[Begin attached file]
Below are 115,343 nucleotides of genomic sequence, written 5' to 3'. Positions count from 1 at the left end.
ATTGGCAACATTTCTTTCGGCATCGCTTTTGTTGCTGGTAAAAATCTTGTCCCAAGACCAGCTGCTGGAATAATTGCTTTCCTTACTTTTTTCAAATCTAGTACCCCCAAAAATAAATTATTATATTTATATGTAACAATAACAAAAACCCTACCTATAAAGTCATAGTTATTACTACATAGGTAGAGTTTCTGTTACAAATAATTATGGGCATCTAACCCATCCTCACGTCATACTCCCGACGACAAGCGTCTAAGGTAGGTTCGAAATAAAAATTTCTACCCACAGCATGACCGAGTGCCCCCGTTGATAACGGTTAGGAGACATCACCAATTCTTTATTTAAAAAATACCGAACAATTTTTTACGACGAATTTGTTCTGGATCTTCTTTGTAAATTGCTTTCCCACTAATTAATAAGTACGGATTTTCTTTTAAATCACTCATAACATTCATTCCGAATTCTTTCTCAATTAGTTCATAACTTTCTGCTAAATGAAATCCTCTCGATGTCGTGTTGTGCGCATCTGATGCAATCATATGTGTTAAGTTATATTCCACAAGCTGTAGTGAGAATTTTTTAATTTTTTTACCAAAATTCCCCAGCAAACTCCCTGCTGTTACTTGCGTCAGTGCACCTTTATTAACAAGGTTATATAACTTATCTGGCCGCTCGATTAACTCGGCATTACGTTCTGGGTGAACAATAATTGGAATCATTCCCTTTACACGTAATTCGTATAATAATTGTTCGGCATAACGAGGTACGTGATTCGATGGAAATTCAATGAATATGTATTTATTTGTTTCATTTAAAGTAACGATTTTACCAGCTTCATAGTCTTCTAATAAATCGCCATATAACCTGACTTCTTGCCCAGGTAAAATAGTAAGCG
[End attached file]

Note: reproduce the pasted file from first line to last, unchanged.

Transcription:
Below are 115,343 nucleotides of genomic sequence, written 5' to 3'. Positions count from 1 at the left end.
ATTGGCAACATTTCTTTCGGCATCGCTTTTGTTGCTGGTAAAAATCTTGTCCCAAGACCAGCTGCTGGAATAATTGCTTTCCTTACTTTTTTCAAATCTAGTACCCCCAAAAATAAATTATTATATTTATATGTAACAATAACAAAAACCCTACCTATAAAGTCATAGTTATTACTACATAGGTAGAGTTTCTGTTACAAATAATTATGGGCATCTAACCCATCCTCACGTCATACTCCCGACGACAAGCGTCTAAGGTAGGTTCGAAATAAAAATTTCTACCCACAGCATGACCGAGTGCCCCCGTTGATAACGGTTAGGAGACATCACCAATTCTTTATTTAAAAAATACCGAACAATTTTTTACGACGAATTTGTTCTGGATCTTCTTTGTAAATTGCTTTCCCACTAATTAATAAGTACGGATTTTCTTTTAAATCACTCATAACATTCATTCCGAATTCTTTCTCAATTAGTTCATAACTTTCTGCTAAATGAAATCCTCTCGATGTCGTGTTGTGCGCATCTGATGCAATCATATGTGTTAAGTTATATTCCACAAGCTGTAGTGAGAATTTTTTAATTTTTTTACCAAAATTCCCCAGCAAACTCCCTGCTGTTACTTGCGTCAGTGCACCTTTATTAACAAGGTTATATAACTTATCTGGCCGCTCGATTAACTCGGCATTACGTTCTGGGTGAACAATAATTGGAATCATTCCCTTTACACGTAATTCGTATAATAATTGTTCGGCATAACGAGGTACGTGATTCGATGGAAATTCAATGAATATGTATTTATTTGTTTCATTTAAAGTAACGATTTTACCAGCTTCATAGTCTTCTAATAAATCGCCATATAACCTGACTTCTTGCCCAGGTAAAATAGTAAGCG